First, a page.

South Carolina Nursing Home Abuse: Imagine if the Mistreatment Comes From Other Residents?

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CBS News recently reported on an extremely alarming tendency in nursing home abuse. Increasingly, other residents are abusing sufferers at the assisted living facility. This is unacceptable and disheartening. Nursing home facilities have a legal obligation to care for their residents.  Regardless of whether the abuse came from another residents, the nursing home can’t exonerate themselves from legal accountability.  They must however take actions to prevent this kind of maltreatment.  You should call an experienced South Carolina nursing home abuse attorney for prompt legal help should you feel your loved one has been mistreated by other residents at the nursing home.

One in Five Nursing Home Residents Face Maltreatment From Other Residents

The CBS report mentioned a study conducted by the Center for Clinic Care and Aging Research, which is based at Cornell University’s medical school. The study ran a large scale surveillance job on nursing homes through the state of New York. The surveillance continued for one month and was conducted at 10 distinct facilities. In all, almost 2,100 nursing home residents were contained in the study. After the month finished, the report found that 20 percent of the residents that were enclosed had experienced at least one type of serious mistreatment. The kinds of maltreatment that residents faced were wide ranged, especially, it contained:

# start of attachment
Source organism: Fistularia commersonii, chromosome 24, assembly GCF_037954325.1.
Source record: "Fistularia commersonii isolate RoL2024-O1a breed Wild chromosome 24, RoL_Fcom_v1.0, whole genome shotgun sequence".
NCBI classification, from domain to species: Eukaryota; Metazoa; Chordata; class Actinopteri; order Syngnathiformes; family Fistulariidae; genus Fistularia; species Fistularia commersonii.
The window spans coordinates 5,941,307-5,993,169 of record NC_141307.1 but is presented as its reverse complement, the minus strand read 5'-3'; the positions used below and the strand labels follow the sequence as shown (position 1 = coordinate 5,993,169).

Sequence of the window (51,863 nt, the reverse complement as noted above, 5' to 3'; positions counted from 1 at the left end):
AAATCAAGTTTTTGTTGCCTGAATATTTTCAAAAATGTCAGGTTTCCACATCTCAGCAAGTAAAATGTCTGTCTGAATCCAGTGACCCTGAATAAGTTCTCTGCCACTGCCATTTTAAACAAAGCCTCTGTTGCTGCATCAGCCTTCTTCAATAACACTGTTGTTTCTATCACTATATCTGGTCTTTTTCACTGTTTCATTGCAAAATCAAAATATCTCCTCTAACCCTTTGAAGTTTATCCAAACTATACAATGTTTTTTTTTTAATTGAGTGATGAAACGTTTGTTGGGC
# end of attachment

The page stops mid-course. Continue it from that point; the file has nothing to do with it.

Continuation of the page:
• Theft;
  • Intimidation;
  • Harassment;
  • Mental maltreatment;
  • Violence; and
  • Sexual Misconduct

A long under appreciated issue in nursing homes has been resident on resident abuse.  The report suggested this was the first complete study of its type. Based off of the results, it is clear that more research has to be done. However, when added to early findings from the National Center on Elder Care Abuse that concluded that 95 percent of nursing home abuse and neglect cases go unreported, it also becomes clear that nursing homes must do more to protect residents.

A Nursing Home Should Be a Safe Environment

Nursing home operators must institute acceptable security processes which will ensure that residents are protected from emotional or physical maltreatment from other residents. Some examples of security processes which should be enacted at all nursing home include:

  • Ensuring the staff are properly trained and that sufficient staff is constantly on site;
  • Regularly conducting active planning sessions in order to discuss resident needs;
  • Suitably tracking residents at all times;
  • Any resident on resident mistreatment is immediately identified by observing for warning signals;
  • In the event that maltreatment is suspected, taking actions to ensure the problem is promptly and completely investigated; and
  • Taking proactive measures to protect the mental and physical health of all residents.